Kentucky Personal Injury Lawyer on Motorcycle Awareness

Although a recent report indicates motorcycle fatalities are on the decline, motorists still need to be reminded that they share the road with their two-wheel counterparts, Lexington personal injury lawyer Frank M. Jenkins III said today.

“The drop in motorcycle deaths likely reflects that motorcycle riders are paying more attention to safety by taking training courses, driving sober and wearing helmets and other protective gear – but other drivers have responsibility as well,” Jenkins said.

“The fact is that many motorcycle accidents, injuries and deaths are caused by the car or truck driver failing to see the motorcycle or reacting too slowly to the motorcycle’s presence. So, we have to stay vigilant in raising drivers’ awareness of motorcycles.”

Jenkins is the founder of the Lexington personal injury law firm, Frank Jenkins Law Office, which represents motorcycle accident and other vehicle accident victims in Fayette County and throughout Kentucky.

He said that motorcycle safety advocates should not get overly excited about the report issued this week by the Governors Highway Safety Association, which found that the nation’s motorcycle fatalities have fallen for the second straight year after 11 straight years of increases.

According to the report, which analyzed preliminary data from all 50 states and the District of Columbia, “motorcycle fatalities for the full year nationwide are expected to be 4,376 or fewer, a decrease of at least 2 percent from the 4,465 fatalities of 2009.”

In Kentucky, motorcycle deaths dropped to 66 in the first nine months of 2010, or 12 fewer than 2009, the report states.

However, the decline in motorcycle fatalities is short of the 16 percent drop in 2009, and according to the report, the rate of deadly motorcycle wrecks was actually higher in the second half of 2010 than in the first part of the year.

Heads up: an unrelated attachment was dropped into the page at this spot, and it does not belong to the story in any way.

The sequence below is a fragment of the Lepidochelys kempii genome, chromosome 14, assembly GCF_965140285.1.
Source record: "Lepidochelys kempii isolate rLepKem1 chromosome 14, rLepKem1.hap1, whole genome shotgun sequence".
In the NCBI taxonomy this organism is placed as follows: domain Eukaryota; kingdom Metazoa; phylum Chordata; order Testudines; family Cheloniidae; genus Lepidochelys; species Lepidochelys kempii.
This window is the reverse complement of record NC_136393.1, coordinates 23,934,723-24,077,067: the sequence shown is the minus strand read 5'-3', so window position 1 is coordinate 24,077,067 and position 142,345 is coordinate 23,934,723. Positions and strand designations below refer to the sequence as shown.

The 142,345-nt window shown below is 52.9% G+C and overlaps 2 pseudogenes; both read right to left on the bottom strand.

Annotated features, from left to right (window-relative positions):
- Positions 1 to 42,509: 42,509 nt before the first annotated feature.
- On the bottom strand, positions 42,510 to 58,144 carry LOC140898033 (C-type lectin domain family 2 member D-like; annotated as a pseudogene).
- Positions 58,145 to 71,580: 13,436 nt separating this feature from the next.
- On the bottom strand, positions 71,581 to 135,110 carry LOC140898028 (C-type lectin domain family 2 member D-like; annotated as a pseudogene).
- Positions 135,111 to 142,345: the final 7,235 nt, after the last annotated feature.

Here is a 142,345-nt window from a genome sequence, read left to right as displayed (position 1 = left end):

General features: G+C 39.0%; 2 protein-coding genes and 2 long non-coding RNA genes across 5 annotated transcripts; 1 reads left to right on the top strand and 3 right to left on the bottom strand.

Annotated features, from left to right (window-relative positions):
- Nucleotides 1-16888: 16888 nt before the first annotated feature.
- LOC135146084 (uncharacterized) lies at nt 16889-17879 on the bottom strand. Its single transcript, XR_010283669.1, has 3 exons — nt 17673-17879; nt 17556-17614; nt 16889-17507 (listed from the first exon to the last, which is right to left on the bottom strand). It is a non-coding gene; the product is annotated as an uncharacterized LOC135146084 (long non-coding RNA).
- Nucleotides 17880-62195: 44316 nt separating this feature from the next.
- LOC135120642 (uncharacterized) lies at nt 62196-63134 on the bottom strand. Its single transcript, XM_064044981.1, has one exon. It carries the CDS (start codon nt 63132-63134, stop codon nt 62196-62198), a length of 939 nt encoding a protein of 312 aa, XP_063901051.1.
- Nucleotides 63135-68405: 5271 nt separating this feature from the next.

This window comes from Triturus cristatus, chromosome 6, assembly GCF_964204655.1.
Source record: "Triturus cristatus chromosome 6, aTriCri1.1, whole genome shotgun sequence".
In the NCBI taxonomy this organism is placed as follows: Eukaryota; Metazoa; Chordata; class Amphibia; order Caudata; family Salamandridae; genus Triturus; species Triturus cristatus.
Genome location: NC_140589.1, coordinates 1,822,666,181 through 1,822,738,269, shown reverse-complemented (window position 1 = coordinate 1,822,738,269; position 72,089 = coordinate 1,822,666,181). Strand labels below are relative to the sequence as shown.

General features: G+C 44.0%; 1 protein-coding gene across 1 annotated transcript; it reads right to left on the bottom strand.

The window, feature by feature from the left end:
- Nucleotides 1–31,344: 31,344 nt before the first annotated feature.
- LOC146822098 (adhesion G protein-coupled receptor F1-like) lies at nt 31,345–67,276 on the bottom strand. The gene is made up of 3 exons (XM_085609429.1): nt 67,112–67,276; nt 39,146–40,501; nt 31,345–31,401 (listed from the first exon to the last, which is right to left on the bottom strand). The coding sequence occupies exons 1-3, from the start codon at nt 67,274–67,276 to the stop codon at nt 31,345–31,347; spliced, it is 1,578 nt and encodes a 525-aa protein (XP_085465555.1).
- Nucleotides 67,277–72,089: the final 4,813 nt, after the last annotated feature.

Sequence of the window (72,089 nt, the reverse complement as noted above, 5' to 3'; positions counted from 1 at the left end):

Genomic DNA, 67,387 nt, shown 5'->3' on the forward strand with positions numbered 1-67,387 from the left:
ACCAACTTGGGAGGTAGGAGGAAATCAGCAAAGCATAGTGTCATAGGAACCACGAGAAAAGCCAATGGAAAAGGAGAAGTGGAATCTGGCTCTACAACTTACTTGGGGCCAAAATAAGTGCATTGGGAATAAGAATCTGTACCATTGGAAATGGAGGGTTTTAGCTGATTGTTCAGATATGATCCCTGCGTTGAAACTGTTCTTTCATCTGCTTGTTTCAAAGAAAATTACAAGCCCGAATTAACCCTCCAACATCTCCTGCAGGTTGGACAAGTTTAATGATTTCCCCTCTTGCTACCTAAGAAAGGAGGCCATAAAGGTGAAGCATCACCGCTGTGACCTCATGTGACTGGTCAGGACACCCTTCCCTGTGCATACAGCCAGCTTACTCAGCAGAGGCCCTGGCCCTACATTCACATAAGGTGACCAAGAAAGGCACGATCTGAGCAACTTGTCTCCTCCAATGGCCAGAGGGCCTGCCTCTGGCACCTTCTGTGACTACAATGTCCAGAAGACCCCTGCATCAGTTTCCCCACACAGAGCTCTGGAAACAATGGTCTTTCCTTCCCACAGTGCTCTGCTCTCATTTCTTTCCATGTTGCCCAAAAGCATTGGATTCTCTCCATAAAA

“The report is encouraging, but you have to be cautious about the numbers,” Jenkins said. “To me, this report indicates that we’re making strides in motorcycle safety – but we can do better.”

Jenkins pointed out that Motorcycle Awareness Month in May is the perfect time to inform the public about the need to be more cognizant of motorcycles. It’s also a time to remind motorcycle riders that they deserve to be compensated for their injuries when they are harmed by a motorist who has negligently or recklessly failed to respect their presence on the road. Following too closely, turning ahead of the motorcyclist and running the bike off the road are examples of accidents caused by other vehicle drivers, Jenkins said.

“Because motorcycles are significantly outweighed by cars and trucks, and because motorcyclists generally lack protection – even when wearing a helmet – a motorcycle accident can be tragic,” Jenkins said. “That’s why our law firm is committed to securing compensation for motorcyclists and their families when they are the victims of another’s carelessness.”


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